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Scientists Propose Better Battery System for Smart Home Use

May 18, 2017     Email"> PrintText Size

Optimal constrained self-learning battery sequential management in microgrid via adaptive dynamic programming

Smart homes need smart batteries. Current systems overindulge on power, which can shorten the life of batteries and the devices they power. Future batteries may get an intelligence boost, though.

A collaborative research team based in Beijing, China, has proposed a novel programming solution to optimize power consumption in batteries. The scientists, from the Institute of Automation, the Chinese Academy of Sciences, and the School of Automation and Electrical Engineering at the University of Science and Technology Beijing, published their results in IEEE/CAA Journal of Automatica Sinica (JAS), a joint publication of the IEEE and the Chinese Association of Automation.

"In smart home energy management systems, the intelligent optimal control of [the] battery is a key technology for saving power consumption," Prof. Qinglai Wei, with the State Key Laboratory of Management and Control for Complex Systems, Institute of Automation, Chinese Academy of Sciences, wrote in the paper.

To develop a system in which batteries can learn and optimize their power consumption, Wei and his team turned to adaptive dynamic programming. This method breaks down one big problem - how to best use batteries in smart home systems - into smaller problems. The answer to each small problem builds into the answer to the big problem, and, as the circumstances of the question change, the system can examine all the small answers to see if and how the big answer adapts.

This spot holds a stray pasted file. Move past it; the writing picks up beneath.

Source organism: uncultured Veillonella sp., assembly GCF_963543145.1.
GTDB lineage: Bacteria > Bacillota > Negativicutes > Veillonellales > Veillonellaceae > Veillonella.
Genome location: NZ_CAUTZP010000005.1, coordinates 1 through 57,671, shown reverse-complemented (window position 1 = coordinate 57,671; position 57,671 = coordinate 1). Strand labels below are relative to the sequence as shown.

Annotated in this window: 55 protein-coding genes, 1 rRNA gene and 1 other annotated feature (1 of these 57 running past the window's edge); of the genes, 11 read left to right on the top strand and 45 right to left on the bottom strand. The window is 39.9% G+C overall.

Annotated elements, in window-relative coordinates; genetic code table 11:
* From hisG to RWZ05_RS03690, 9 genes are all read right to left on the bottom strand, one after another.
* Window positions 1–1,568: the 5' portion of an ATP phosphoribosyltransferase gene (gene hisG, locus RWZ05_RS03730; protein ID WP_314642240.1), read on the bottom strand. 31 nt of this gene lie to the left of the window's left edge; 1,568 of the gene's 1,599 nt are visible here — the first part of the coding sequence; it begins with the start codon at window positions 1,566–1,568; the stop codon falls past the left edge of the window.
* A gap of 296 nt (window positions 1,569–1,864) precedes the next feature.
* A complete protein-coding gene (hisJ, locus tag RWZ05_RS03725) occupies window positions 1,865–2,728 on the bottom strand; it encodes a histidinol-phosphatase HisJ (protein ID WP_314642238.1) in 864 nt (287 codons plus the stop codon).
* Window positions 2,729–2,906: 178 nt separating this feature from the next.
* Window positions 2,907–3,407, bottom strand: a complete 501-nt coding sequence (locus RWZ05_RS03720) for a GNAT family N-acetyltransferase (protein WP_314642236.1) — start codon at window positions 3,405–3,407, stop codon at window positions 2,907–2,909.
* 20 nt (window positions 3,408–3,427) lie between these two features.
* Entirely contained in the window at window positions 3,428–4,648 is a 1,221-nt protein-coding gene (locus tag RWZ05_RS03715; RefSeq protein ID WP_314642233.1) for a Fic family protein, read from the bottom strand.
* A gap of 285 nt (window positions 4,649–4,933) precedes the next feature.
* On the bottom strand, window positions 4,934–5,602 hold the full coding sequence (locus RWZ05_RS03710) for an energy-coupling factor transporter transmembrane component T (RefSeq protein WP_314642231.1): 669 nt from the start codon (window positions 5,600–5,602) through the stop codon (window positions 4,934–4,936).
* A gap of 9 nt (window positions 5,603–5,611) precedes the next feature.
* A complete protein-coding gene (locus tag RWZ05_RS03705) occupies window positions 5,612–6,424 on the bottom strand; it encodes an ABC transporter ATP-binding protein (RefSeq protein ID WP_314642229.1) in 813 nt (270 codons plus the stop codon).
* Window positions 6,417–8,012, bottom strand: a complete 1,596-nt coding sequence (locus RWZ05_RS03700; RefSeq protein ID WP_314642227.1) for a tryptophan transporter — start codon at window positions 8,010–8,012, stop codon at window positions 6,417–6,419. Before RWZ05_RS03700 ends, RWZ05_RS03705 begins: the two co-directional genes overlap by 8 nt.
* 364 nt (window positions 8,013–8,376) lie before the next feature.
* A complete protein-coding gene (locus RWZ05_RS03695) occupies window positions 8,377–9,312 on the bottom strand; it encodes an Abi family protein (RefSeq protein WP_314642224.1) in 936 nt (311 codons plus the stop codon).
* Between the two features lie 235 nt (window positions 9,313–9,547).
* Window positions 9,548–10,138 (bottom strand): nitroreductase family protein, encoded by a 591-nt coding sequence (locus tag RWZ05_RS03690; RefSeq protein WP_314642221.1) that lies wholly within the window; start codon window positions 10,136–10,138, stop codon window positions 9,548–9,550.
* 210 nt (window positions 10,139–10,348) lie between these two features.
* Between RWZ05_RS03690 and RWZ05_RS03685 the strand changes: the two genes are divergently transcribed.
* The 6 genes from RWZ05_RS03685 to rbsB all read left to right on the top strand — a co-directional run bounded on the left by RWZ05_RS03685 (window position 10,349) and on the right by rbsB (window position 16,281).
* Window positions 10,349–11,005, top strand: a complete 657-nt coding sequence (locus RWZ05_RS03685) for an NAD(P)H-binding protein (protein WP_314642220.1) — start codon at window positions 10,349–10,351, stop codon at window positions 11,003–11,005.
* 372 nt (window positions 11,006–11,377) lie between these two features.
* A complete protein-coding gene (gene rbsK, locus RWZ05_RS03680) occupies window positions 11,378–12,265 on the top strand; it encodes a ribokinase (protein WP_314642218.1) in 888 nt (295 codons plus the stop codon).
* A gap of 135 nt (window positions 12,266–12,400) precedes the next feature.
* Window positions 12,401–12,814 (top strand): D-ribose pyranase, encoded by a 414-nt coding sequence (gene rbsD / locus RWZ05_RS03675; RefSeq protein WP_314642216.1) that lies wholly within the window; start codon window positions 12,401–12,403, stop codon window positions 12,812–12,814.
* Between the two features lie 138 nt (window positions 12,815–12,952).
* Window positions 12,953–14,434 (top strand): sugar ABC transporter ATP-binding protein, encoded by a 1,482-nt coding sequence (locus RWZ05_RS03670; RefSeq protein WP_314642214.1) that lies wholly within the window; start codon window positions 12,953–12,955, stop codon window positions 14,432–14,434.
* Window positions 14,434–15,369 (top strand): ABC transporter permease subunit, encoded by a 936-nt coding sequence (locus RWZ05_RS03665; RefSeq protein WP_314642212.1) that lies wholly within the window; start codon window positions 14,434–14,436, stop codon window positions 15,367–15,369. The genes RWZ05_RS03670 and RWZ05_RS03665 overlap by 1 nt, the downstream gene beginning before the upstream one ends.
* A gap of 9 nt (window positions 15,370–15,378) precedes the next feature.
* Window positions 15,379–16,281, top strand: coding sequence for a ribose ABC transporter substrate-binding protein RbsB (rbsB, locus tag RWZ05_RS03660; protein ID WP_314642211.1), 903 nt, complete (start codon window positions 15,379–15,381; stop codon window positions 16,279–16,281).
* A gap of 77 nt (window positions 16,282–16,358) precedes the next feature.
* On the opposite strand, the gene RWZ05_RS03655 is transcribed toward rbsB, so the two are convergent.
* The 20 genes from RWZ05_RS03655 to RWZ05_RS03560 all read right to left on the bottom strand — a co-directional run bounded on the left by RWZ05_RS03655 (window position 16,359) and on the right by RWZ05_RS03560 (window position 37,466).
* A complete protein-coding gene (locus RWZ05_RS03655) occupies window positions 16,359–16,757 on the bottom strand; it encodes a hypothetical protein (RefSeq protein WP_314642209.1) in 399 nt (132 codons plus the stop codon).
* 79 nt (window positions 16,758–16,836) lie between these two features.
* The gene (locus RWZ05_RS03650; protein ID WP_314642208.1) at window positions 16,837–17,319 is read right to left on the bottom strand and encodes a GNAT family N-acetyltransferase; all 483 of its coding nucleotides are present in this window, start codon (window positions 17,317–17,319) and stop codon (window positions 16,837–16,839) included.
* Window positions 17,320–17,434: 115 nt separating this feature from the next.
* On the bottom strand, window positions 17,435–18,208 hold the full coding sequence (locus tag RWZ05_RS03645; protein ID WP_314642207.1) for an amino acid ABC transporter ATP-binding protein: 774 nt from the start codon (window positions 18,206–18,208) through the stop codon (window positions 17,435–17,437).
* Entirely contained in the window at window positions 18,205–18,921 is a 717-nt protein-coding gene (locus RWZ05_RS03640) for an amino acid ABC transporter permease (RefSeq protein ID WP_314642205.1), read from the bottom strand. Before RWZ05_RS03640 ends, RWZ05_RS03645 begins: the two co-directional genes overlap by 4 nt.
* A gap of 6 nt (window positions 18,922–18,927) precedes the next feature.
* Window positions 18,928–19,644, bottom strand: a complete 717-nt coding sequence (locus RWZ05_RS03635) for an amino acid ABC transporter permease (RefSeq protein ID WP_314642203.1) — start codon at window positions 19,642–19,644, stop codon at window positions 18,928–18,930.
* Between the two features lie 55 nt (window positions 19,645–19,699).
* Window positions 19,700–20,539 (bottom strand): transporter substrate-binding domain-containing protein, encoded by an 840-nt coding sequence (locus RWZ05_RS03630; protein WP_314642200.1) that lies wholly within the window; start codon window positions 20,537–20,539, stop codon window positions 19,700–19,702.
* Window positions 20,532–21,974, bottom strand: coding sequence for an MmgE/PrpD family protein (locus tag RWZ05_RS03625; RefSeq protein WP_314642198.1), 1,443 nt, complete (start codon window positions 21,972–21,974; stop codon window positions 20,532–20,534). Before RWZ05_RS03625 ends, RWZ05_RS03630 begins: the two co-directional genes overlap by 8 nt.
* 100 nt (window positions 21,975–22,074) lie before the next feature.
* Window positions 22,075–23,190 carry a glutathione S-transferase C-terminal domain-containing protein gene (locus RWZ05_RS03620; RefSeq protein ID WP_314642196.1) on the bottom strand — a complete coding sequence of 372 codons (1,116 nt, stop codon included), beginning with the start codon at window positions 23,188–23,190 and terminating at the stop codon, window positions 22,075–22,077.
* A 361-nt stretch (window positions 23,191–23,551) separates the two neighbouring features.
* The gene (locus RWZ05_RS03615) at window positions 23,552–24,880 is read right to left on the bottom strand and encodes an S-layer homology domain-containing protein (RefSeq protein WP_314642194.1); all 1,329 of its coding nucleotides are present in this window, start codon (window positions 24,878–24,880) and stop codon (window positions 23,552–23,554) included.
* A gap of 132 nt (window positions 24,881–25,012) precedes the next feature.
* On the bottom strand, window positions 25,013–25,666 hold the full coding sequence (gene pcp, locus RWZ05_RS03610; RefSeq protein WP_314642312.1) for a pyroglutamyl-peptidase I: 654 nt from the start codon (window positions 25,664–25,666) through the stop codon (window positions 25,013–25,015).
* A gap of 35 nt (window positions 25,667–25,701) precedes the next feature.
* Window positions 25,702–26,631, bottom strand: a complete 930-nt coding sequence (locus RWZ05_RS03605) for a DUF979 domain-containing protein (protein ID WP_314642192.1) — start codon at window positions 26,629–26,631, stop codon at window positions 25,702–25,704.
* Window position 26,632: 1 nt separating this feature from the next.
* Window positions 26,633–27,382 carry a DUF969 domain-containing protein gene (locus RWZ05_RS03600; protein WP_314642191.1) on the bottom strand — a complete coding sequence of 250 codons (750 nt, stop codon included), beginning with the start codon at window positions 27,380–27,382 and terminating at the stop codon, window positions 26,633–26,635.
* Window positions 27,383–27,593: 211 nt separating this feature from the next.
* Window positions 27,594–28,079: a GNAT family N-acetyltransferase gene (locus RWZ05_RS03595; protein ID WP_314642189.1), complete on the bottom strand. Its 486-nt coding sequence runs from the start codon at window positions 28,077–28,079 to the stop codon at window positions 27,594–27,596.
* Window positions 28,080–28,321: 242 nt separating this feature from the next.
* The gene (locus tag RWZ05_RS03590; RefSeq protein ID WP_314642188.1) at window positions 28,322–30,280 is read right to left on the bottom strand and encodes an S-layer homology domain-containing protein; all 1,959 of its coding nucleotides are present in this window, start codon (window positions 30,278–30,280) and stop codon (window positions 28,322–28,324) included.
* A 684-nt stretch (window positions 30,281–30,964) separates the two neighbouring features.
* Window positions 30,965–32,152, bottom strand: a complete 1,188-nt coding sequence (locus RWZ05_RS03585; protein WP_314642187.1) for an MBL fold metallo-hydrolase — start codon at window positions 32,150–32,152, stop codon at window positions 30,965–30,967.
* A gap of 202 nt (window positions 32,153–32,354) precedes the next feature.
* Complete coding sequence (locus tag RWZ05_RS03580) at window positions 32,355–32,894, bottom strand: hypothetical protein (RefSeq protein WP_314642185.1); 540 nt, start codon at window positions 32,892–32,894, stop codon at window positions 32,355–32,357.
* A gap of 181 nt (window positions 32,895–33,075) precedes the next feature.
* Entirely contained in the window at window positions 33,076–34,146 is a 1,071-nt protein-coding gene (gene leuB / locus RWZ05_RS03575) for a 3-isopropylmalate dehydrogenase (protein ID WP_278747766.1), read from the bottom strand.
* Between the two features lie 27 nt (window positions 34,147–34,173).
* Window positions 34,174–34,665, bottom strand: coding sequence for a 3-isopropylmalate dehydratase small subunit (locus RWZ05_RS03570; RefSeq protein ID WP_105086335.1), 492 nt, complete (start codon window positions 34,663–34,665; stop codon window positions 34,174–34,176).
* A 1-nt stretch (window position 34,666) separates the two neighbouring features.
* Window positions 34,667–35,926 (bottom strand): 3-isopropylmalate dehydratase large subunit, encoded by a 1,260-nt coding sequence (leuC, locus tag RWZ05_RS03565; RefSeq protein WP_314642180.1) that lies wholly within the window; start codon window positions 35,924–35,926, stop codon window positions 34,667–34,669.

Wei and his team are the first to use this method while also considering the physical charging and discharging constraints of the battery. The algorithm learns which inputs, such as the demand for power from a device, lead to which outputs, such as providing power. By continually questioning the link between input and output, the algorithm learns more about the best times to charge and to discharge to limit power consumed from the grid. To extend the battery life, every iteration of learning is constrained by the understanding that the battery can only charge and discharge to certain limits. Anything more, and the battery could experience excessive wear.

"The battery [makes] decisions to meet the demand of the home load according to the real-time electricity rate," Wei wrote, noting that the objective of optimal control is to find the ideal balance for each battery state (charging, discharging, and idle) within the battery's constraints, while still minimizing the power needed from the grid.

To further extend the lifetime of batteries in smart home systems, Wei and his team will next examine how the damage caused by frequently switching between charging and discharging modes may be avoided. (Chinese Association of Automation)

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